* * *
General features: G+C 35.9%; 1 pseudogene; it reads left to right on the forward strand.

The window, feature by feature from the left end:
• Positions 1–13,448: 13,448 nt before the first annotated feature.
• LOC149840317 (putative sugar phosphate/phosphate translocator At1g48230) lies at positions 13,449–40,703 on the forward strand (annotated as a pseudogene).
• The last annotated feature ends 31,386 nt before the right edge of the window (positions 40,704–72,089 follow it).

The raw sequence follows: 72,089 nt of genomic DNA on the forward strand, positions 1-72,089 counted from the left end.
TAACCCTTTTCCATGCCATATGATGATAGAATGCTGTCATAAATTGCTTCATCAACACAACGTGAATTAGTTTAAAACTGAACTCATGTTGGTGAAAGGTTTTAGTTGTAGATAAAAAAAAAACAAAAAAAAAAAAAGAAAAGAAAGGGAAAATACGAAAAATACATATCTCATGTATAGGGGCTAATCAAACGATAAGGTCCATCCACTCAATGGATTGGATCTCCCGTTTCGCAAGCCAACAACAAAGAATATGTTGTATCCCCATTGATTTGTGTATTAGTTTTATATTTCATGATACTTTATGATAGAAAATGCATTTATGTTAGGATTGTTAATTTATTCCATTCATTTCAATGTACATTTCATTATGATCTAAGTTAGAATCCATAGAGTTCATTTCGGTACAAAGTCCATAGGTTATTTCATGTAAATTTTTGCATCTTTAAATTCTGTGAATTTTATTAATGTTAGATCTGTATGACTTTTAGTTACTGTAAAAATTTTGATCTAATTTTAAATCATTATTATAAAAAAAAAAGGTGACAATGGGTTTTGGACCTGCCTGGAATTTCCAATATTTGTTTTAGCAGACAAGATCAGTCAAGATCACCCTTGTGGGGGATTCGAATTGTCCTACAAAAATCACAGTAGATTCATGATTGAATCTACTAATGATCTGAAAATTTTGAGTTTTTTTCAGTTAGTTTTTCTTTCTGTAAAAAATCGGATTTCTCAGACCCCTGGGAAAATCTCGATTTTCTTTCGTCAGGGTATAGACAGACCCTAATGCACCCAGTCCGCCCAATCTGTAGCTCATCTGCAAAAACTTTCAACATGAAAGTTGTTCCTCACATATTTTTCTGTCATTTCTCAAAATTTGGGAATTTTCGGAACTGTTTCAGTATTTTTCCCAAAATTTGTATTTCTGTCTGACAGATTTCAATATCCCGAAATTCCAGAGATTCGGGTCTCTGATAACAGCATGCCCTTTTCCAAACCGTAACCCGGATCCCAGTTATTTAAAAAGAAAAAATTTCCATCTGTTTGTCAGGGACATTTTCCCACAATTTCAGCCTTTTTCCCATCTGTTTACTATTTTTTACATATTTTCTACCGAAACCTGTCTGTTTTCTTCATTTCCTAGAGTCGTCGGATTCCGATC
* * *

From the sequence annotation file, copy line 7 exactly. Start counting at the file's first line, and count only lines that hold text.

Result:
TAACCCTTTTCCATGCCATATGATGATAGAATGCTGTCATAAATTGCTTCATCAACACAACGTGAATTAGTTTAAAACTGAACTCATGTTGGTGAAAGGTTTTAGTTGTAGATAAAAAAAAAACAAAAAAAAAAAAAGAAAAGAAAGGGAAAATACGAAAAATACATATCTCATGTATAGGGGCTAATCAAACGATAAGGTCCATCCACTCAATGGATTGGATCTCCCGTTTCGCAAGCCAACAACAAAGAATATGTTGTATCCCCATTGATTTGTGTATTAGTTTTATATTTCATGATACTTTATGATAGAAAATGCATTTATGTTAGGATTGTTAATTTATTCCATTCATTTCAATGTACATTTCATTATGATCTAAGTTAGAATCCATAGAGTTCATTTCGGTACAAAGTCCATAGGTTATTTCATGTAAATTTTTGCATCTTTAAATTCTGTGAATTTTATTAATGTTAGATCTGTATGACTTTTAGTTACTGTAAAAATTTTGATCTAATTTTAAATCATTATTATAAAAAAAAAAGGTGACAATGGGTTTTGGACCTGCCTGGAATTTCCAATATTTGTTTTAGCAGACAAGATCAGTCAAGATCACCCTTGTGGGGGATTCGAATTGTCCTACAAAAATCACAGTAGATTCATGATTGAATCTACTAATGATCTGAAAATTTTGAGTTTTTTTCAGTTAGTTTTTCTTTCTGTAAAAAATCGGATTTCTCAGACCCCTGGGAAAATCTCGATTTTCTTTCGTCAGGGTATAGACAGACCCTAATGCACCCAGTCCGCCCAATCTGTAGCTCATCTGCAAAAACTTTCAACATGAAAGTTGTTCCTCACATATTTTTCTGTCATTTCTCAAAATTTGGGAATTTTCGGAACTGTTTCAGTATTTTTCCCAAAATTTGTATTTCTGTCTGACAGATTTCAATATCCCGAAATTCCAGAGATTCGGGTCTCTGATAACAGCATGCCCTTTTCCAAACCGTAACCCGGATCCCAGTTATTTAAAAAGAAAAAATTTCCATCTGTTTGTCAGGGACATTTTCCCACAATTTCAGCCTTTTTCCCATCTGTTTACTATTTTTTACATATTTTCTACCGAAACCTGTCTGTTTTCTTCATTTCCTAGAGTCGTCGGATTCCGATC